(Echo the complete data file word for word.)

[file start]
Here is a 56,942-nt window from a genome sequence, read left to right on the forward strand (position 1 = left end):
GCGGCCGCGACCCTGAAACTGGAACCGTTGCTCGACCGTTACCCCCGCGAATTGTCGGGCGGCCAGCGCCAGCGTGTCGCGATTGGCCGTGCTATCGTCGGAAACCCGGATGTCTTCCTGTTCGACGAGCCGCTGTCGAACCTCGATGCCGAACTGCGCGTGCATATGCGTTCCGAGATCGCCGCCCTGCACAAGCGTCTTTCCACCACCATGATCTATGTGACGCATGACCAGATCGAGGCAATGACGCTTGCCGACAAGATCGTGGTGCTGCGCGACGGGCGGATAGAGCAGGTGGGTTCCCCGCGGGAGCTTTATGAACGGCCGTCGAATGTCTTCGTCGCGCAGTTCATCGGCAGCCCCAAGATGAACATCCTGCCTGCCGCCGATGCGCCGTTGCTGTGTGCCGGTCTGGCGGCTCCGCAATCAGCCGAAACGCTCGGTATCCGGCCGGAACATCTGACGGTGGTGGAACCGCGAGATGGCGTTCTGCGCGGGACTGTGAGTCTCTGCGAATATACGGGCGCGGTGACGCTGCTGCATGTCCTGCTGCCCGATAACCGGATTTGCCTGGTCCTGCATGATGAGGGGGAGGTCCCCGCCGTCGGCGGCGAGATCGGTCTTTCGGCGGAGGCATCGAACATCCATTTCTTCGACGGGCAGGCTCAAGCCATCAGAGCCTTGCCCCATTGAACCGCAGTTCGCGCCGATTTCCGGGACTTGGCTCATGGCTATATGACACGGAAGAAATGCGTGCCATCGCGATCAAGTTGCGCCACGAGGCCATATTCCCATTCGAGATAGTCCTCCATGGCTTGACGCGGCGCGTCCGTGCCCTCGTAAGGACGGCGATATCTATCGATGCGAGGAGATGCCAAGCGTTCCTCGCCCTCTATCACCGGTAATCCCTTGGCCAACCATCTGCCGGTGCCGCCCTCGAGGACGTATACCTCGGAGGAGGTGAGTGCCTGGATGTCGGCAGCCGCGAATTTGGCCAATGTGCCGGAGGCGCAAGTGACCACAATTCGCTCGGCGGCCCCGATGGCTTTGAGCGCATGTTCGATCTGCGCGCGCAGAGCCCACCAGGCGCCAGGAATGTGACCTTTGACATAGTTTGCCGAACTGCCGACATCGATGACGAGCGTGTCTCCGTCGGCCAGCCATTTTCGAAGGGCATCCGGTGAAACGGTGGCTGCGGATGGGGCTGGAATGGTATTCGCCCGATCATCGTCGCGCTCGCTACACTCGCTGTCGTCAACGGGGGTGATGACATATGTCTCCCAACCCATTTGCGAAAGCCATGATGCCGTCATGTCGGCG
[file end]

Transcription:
Here is a 56,942-nt window from a genome sequence, read left to right on the forward strand (position 1 = left end):
GCGGCCGCGACCCTGAAACTGGAACCGTTGCTCGACCGTTACCCCCGCGAATTGTCGGGCGGCCAGCGCCAGCGTGTCGCGATTGGCCGTGCTATCGTCGGAAACCCGGATGTCTTCCTGTTCGACGAGCCGCTGTCGAACCTCGATGCCGAACTGCGCGTGCATATGCGTTCCGAGATCGCCGCCCTGCACAAGCGTCTTTCCACCACCATGATCTATGTGACGCATGACCAGATCGAGGCAATGACGCTTGCCGACAAGATCGTGGTGCTGCGCGACGGGCGGATAGAGCAGGTGGGTTCCCCGCGGGAGCTTTATGAACGGCCGTCGAATGTCTTCGTCGCGCAGTTCATCGGCAGCCCCAAGATGAACATCCTGCCTGCCGCCGATGCGCCGTTGCTGTGTGCCGGTCTGGCGGCTCCGCAATCAGCCGAAACGCTCGGTATCCGGCCGGAACATCTGACGGTGGTGGAACCGCGAGATGGCGTTCTGCGCGGGACTGTGAGTCTCTGCGAATATACGGGCGCGGTGACGCTGCTGCATGTCCTGCTGCCCGATAACCGGATTTGCCTGGTCCTGCATGATGAGGGGGAGGTCCCCGCCGTCGGCGGCGAGATCGGTCTTTCGGCGGAGGCATCGAACATCCATTTCTTCGACGGGCAGGCTCAAGCCATCAGAGCCTTGCCCCATTGAACCGCAGTTCGCGCCGATTTCCGGGACTTGGCTCATGGCTATATGACACGGAAGAAATGCGTGCCATCGCGATCAAGTTGCGCCACGAGGCCATATTCCCATTCGAGATAGTCCTCCATGGCTTGACGCGGCGCGTCCGTGCCCTCGTAAGGACGGCGATATCTATCGATGCGAGGAGATGCCAAGCGTTCCTCGCCCTCTATCACCGGTAATCCCTTGGCCAACCATCTGCCGGTGCCGCCCTCGAGGACGTATACCTCGGAGGAGGTGAGTGCCTGGATGTCGGCAGCCGCGAATTTGGCCAATGTGCCGGAGGCGCAAGTGACCACAATTCGCTCGGCGGCCCCGATGGCTTTGAGCGCATGTTCGATCTGCGCGCGCAGAGCCCACCAGGCGCCAGGAATGTGACCTTTGACATAGTTTGCCGAACTGCCGACATCGATGACGAGCGTGTCTCCGTCGGCCAGCCATTTTCGAAGGGCATCCGGTGAAACGGTGGCTGCGGATGGGGCTGGAATGGTATTCGCCCGATCATCGTCGCGCTCGCTACACTCGCTGTCGTCAACGGGGGTGATGACATATGTCTCCCAACCCATTTGCGAAAGCCATGATGCCGTCATGTCGGCG